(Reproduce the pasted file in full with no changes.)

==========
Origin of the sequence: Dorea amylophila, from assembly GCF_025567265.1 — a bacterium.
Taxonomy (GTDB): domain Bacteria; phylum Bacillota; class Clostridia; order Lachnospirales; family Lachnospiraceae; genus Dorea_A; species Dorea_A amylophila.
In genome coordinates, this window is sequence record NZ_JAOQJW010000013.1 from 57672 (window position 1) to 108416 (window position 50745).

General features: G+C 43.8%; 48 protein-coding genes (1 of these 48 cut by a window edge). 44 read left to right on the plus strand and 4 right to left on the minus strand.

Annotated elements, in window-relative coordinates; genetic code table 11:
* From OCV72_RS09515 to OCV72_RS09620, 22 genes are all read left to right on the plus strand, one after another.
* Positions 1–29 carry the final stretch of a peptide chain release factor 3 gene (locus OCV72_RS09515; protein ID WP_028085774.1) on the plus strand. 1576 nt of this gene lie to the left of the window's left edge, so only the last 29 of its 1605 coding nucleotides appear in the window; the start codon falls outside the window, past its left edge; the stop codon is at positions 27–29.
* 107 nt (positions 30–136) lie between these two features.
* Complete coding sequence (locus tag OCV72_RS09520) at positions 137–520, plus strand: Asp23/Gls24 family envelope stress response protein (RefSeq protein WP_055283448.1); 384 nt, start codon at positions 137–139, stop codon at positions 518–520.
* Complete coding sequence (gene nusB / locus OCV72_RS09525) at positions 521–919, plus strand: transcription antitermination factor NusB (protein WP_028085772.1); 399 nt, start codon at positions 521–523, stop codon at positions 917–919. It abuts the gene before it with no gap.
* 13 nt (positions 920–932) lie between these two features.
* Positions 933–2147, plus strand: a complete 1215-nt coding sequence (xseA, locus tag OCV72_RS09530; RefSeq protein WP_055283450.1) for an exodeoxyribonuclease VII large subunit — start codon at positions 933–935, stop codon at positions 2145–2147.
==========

Origin of the sequence: Dorea amylophila, from assembly GCF_025567265.1 — a bacterium.
Taxonomy (GTDB): domain Bacteria; phylum Bacillota; class Clostridia; order Lachnospirales; family Lachnospiraceae; genus Dorea_A; species Dorea_A amylophila.
In genome coordinates, this window is sequence record NZ_JAOQJW010000013.1 from 57672 (window position 1) to 108416 (window position 50745).

General features: G+C 43.8%; 48 protein-coding genes (1 of these 48 cut by a window edge). 44 read left to right on the plus strand and 4 right to left on the minus strand.

Annotated elements, in window-relative coordinates; genetic code table 11:
* From OCV72_RS09515 to OCV72_RS09620, 22 genes are all read left to right on the plus strand, one after another.
* Positions 1–29 carry the final stretch of a peptide chain release factor 3 gene (locus OCV72_RS09515; protein ID WP_028085774.1) on the plus strand. 1576 nt of this gene lie to the left of the window's left edge, so only the last 29 of its 1605 coding nucleotides appear in the window; the start codon falls outside the window, past its left edge; the stop codon is at positions 27–29.
* 107 nt (positions 30–136) lie between these two features.
* Complete coding sequence (locus tag OCV72_RS09520) at positions 137–520, plus strand: Asp23/Gls24 family envelope stress response protein (RefSeq protein WP_055283448.1); 384 nt, start codon at positions 137–139, stop codon at positions 518–520.
* Complete coding sequence (gene nusB / locus OCV72_RS09525) at positions 521–919, plus strand: transcription antitermination factor NusB (protein WP_028085772.1); 399 nt, start codon at positions 521–523, stop codon at positions 917–919. It abuts the gene before it with no gap.
* 13 nt (positions 920–932) lie between these two features.
* Positions 933–2147, plus strand: a complete 1215-nt coding sequence (xseA, locus tag OCV72_RS09530; RefSeq protein WP_055283450.1) for an exodeoxyribonuclease VII large subunit — start codon at positions 933–935, stop codon at positions 2145–2147.